Celebrations to Remember, will interview and assist.
All attendees receive a copy of Celebrations to Remember (a $20 value). The class
will be taught on Thursday morning 9:00-11:30 and repeated 2:00-3:30. Each class
is limited to 20 persons.
Detroit is known as the center of the US automobile industry. Less known is the
fact that the Detroit metro region forms the second largest Finnish American
population in the US, largely because of the automobile industry. People speak of
the Finnish immigrants working in the mines and the woods, on the docks and in
the quarries, in the steel wire and the textile factories. Little or nothing is said
about the automobile industry and the Finntown that rivaled few others in size,
complexity, and national influence. This seminar will begin to correct that neglect.
The morning will introduce Detroit’s labor history story and consider the Finnish
experience within it. The afternoon will feature a bus tour of Detroit’s factory
locations and labor protest sites, a drive through Finntown, and two stops to
study artworks created in response to labor narratives: the Diego Rivera labor
history murals at the Detroit Institute of Art and “Transcending,” Detroit’s tribute
to labor history.
Presenters will include: Prof. John Beck, Human Resources and labor relations,
Michigan State University, Dave Elsila, Editor, retired, Solidarity, the UAW
monthly, Kae Halonen, Seattle-born, raised in a Finnish American progressive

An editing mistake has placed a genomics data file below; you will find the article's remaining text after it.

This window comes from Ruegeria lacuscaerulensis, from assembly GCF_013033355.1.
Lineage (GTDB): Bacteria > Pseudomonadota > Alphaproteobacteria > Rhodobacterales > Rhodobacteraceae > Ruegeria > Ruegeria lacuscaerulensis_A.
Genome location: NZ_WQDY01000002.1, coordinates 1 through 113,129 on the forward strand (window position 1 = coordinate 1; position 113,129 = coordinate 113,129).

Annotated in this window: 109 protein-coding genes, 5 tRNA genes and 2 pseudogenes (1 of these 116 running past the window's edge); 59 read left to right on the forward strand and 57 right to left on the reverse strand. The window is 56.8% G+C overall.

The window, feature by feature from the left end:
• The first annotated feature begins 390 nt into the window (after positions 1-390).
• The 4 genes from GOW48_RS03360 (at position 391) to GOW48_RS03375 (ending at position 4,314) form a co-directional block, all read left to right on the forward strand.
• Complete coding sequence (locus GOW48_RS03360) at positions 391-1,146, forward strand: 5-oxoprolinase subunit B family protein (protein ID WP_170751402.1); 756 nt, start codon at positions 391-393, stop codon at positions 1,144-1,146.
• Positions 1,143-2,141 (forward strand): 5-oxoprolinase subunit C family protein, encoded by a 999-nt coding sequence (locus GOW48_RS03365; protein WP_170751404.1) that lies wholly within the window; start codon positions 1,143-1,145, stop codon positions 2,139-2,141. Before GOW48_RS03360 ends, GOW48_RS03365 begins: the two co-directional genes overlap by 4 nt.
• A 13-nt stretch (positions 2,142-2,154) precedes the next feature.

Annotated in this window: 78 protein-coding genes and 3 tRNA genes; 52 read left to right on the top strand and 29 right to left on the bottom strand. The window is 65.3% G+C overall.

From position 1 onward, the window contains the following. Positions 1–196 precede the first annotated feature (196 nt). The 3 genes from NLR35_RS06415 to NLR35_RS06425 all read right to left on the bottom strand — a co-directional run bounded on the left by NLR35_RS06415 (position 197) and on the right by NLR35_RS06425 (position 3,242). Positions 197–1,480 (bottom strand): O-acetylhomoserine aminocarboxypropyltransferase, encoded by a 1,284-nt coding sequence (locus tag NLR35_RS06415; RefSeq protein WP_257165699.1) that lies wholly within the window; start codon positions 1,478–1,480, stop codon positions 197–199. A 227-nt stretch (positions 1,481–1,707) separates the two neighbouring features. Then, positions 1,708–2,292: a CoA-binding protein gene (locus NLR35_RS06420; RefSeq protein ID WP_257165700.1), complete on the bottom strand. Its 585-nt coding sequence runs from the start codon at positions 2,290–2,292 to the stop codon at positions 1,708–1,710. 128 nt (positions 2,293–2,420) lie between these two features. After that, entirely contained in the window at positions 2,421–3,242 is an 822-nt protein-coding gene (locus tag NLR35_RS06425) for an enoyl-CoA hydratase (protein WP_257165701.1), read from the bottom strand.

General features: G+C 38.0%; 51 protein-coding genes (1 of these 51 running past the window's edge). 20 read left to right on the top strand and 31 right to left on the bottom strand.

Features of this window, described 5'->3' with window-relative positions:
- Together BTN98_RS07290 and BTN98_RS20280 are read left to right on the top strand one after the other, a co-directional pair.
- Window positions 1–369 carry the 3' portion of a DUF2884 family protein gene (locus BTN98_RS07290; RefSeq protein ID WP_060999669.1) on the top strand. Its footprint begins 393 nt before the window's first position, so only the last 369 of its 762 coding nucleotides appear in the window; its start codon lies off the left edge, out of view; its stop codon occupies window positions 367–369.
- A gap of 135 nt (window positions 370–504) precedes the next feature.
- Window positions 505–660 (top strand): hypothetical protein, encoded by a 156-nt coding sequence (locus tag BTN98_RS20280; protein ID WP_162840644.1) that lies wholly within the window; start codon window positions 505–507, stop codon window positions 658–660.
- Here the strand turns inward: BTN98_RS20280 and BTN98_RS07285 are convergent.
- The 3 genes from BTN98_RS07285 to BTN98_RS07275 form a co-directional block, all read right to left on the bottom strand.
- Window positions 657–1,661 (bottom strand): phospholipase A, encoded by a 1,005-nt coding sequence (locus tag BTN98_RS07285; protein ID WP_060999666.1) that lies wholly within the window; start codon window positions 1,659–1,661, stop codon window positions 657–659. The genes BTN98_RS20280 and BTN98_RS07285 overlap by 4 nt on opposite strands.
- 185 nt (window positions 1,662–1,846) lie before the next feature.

family, Detroit-area teacher and automobile workers’ wife. Others TBD
Cranbrook and America’s Monumental Art will be explored in the context of
Finnish America. Detroit, the home of the renowned Cranbrook Art Museum,
formed a link between Finland and the USA beginning in the mid-1920’s. In
preparation for FinnFest USA 2019’s exclusive September 22 nd Sunday afternoon
at Cranbrook, this seminar will explore what it meant to have Eliel and Loja
Saarinen, together with their children, become part of the Cranbrook Academy of
Art. This seminar will also explore the topic of “monumental” art and the concept
of how seemingly non-Finnish artwork can be considered as Finnish American.
The afternoon tour into Detroit will provide opportunities to pursue this topic in
the context of two significant expressions of art in Detroit: “Transcending” the
monument to workers in downtown Detroit and the Diego Rivera murals at the
Detroit Institute of Art. Max Stevenson, Director of Exhibitions and Programming,
Norway House, Minneapolis, is chairing this seminar. Speakers TBD
What can I learn about my family tree if I look at it from the perspective of
Finland? This year’s Genealogy workshop brings four specialists from Finland to
share new research into the history of ordinary Finnish families and migration.
They will present social and economic history that will go a long way to explain
the “how and the why” of your Finnish family tree. In addition, the new e-service
finding aid, Omat Juuret (my own roots) will be introduced. The day will end with
an opportunity to hear these researchers talk about current Finnish perspectives
on Finnish DNA testing and their results. This seminar should be of interest to
both beginning and advanced students of genealogy.
Presenters will include: Prof. Antti Häkkinen, University of Helsinki; Dr. Tuomas
Martikainen, Migration Institute, Executive Director; Dr. Miika Tenhunen,
Researcher, Migration Institute; TBD, Genealogical Society of Finland.